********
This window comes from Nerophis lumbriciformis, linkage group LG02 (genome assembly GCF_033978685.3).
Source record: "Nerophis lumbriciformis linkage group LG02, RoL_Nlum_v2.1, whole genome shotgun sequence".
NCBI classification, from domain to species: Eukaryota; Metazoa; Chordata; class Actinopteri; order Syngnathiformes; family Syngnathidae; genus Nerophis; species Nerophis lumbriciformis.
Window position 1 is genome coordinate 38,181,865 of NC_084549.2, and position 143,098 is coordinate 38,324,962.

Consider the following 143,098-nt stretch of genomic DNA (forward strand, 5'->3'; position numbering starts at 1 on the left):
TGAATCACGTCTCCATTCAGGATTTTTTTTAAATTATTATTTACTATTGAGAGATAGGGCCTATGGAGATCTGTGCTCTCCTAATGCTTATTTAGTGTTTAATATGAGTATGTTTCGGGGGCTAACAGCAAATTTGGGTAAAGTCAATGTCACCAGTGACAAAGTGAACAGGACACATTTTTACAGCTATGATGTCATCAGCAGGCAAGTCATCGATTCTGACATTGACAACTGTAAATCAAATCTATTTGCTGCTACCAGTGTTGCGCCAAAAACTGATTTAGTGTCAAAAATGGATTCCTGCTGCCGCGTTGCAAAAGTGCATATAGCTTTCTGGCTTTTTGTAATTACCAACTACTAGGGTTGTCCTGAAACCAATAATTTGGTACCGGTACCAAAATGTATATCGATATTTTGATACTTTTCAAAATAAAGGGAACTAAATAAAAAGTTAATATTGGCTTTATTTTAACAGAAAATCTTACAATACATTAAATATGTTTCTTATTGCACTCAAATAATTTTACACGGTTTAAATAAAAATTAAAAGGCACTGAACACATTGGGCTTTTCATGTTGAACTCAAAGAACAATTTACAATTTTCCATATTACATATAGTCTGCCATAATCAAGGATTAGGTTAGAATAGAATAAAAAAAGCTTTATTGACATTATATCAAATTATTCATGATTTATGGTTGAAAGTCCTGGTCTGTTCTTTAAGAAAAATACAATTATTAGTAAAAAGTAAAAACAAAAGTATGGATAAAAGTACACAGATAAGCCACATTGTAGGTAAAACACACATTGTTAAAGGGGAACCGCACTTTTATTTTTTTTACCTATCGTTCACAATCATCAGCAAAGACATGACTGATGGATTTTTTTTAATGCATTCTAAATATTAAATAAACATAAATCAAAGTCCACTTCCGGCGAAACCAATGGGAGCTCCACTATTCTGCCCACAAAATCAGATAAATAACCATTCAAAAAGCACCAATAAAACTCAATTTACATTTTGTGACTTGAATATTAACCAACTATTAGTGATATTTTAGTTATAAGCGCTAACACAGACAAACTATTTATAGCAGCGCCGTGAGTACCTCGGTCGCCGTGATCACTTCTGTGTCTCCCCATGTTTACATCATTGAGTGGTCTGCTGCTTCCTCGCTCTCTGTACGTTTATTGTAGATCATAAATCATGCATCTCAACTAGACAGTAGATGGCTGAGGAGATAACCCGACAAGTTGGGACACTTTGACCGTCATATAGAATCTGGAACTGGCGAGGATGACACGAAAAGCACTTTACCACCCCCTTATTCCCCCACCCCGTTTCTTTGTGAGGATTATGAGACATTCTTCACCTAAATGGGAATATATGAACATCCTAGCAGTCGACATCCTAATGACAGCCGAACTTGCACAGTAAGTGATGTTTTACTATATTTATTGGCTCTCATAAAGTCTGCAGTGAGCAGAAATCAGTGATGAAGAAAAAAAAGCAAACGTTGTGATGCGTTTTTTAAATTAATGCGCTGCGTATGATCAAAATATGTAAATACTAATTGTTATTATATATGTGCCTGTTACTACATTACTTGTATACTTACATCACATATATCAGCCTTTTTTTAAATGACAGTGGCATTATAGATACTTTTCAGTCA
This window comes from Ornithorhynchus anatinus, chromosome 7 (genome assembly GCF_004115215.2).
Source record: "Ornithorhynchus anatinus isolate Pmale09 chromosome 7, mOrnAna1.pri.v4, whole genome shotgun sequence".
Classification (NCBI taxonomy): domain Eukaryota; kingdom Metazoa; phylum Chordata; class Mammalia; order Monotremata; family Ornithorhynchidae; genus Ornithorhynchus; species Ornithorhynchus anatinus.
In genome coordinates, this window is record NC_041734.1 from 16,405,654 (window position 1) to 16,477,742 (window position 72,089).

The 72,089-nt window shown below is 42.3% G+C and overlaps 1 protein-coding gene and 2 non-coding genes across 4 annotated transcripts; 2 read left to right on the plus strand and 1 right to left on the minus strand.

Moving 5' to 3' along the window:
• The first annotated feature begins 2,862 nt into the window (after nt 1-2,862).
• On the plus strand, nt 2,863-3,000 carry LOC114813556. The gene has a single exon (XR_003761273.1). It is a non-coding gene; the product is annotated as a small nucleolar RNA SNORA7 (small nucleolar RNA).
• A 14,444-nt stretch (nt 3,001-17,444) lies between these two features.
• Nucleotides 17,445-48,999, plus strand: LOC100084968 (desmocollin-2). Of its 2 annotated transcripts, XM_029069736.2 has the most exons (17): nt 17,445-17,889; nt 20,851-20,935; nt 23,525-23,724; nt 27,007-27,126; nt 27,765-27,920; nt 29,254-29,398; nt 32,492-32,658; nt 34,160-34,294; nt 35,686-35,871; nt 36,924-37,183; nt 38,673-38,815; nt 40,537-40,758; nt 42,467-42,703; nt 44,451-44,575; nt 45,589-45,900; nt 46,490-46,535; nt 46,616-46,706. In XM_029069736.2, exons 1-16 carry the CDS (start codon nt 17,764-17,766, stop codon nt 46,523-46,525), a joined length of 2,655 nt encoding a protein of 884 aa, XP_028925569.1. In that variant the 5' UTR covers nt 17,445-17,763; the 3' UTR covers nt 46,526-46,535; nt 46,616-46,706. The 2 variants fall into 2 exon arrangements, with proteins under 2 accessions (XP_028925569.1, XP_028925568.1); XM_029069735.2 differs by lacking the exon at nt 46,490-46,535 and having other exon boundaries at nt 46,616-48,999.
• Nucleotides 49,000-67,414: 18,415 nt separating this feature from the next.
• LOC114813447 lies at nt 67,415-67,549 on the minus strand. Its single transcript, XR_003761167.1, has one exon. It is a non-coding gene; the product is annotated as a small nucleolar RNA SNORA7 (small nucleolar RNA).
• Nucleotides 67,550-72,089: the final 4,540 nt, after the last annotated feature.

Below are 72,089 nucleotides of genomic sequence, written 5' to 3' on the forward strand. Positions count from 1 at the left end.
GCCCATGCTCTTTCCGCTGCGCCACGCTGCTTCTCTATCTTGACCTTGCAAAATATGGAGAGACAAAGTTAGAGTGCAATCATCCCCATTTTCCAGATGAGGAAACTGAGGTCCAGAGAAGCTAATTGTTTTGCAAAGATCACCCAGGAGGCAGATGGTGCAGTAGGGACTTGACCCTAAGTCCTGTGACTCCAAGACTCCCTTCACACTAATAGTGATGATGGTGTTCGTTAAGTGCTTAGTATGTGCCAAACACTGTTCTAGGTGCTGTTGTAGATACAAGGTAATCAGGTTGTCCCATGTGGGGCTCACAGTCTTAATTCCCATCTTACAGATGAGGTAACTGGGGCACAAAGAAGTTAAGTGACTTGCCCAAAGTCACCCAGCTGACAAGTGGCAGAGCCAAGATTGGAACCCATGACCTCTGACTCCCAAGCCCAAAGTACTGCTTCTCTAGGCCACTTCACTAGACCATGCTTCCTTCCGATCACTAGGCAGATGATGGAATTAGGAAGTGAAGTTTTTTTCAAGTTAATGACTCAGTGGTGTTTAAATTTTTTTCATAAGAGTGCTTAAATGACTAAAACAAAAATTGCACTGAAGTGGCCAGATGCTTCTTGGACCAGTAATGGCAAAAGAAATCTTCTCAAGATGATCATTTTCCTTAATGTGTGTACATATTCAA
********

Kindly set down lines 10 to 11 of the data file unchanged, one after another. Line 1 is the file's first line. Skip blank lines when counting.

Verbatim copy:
In genome coordinates, this window is record NC_041734.1 from 16,405,654 (window position 1) to 16,477,742 (window position 72,089).

The 72,089-nt window shown below is 42.3% G+C and overlaps 1 protein-coding gene and 2 non-coding genes across 4 annotated transcripts; 2 read left to right on the plus strand and 1 right to left on the minus strand.